On 26 July, the Article 29 Data Protection Working Party (WP29) released a statement outlining its opinion on the EU-U.S. Privacy Shield, which was adopted by the European Commission earlier this month. After praising the improvements implemented by the Commission and U.S. authorities since its last critical opinion, the WP29 outlined some remaining concerns, including the lack of:

  • specific rules on automated decisions and a general right to object;
  • clarity regarding how the Privacy Shield applies to processors;
  • strong guarantees regarding the independence and powers of the Ombudsperson mechanism; and
  • concrete assurances that the bulk, indiscriminate collection of EU citizens’ personal data will not take place.

The first annual review of the functioning of the Privacy Shield program in 2017, to be conducted by the U.S. Department of Commerce and the European Commission, is clearly seen as important by the WP29, which calls for a more defined role in that process and hints that an adverse review could impact negatively on other data transfer methods, including Binding Corporate Rules.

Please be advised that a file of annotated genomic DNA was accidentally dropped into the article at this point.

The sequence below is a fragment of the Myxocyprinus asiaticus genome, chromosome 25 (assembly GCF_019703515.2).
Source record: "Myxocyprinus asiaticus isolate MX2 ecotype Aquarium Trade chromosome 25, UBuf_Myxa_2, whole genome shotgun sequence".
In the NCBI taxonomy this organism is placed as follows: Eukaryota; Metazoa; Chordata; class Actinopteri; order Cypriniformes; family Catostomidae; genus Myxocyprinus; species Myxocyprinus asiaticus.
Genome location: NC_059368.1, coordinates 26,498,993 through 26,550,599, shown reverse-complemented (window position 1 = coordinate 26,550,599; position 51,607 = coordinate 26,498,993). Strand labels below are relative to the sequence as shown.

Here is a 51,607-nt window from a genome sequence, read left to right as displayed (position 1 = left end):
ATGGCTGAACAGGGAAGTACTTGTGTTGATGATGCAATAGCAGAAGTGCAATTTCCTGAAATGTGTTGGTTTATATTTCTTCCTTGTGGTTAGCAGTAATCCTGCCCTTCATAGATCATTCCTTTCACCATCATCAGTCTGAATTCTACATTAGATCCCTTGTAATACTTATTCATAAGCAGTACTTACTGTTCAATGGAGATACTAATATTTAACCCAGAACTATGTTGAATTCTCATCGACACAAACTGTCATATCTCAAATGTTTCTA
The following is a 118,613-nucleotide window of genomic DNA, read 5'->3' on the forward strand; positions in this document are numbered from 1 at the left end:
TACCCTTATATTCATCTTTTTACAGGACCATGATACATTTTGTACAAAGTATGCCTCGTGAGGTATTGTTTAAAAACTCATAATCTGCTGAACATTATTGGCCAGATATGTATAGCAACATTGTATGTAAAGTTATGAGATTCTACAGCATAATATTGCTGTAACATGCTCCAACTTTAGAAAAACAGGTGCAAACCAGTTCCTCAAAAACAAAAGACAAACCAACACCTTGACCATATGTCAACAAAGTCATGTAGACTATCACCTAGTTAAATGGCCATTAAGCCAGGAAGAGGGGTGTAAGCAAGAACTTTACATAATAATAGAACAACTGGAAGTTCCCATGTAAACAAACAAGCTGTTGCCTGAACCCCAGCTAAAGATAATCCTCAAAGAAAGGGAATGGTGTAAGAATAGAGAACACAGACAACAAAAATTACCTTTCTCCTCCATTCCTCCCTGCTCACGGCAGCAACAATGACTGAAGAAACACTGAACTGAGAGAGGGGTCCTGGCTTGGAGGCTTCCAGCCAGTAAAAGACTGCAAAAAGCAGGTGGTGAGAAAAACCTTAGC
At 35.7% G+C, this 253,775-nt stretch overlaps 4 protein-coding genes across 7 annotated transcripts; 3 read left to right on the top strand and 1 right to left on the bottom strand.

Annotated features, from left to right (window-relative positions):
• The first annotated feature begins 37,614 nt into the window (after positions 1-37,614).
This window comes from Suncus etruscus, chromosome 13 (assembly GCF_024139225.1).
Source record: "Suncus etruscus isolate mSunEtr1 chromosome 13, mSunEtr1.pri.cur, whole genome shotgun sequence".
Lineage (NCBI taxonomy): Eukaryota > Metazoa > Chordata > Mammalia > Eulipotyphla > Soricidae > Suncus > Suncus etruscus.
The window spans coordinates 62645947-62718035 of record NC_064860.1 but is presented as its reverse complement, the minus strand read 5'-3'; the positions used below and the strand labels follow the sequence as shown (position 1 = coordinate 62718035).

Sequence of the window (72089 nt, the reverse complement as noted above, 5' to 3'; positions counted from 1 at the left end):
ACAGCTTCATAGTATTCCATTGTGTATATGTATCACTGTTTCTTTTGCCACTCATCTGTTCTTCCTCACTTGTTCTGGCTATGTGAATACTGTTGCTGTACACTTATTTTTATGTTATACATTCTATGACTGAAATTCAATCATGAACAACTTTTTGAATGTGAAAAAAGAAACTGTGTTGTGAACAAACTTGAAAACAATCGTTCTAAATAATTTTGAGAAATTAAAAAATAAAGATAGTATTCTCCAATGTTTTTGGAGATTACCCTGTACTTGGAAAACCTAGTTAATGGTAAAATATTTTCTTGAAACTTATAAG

In the meantime, the EU data protection authorities (DPAs) within the WP29 “commit themselves to proactively and independently assist the data subjects with exercising their rights under the Privacy Shield mechanism, in particular when dealing with complaints”. The WP29 has announced it will be producing guidance for data controllers about their obligations under the Shield, and commenting on the citizens’ guide produced by the Department of Commerce.

1 August 2016 marks the start of a new chapter for transatlantic data transfers. U.S. companies will be able to self-certify that they abide by the privacy principles set out in the Privacy Shield, providing them with a legal basis to receive personal data from the EU. It is too early to offer predictions on the success of this replacement to Safe Harbor; however, in the short term, the EU DPAs look set to uphold individuals’ considerably enhanced rights under the program – and Privacy Shield joiners should prepare themselves accordingly.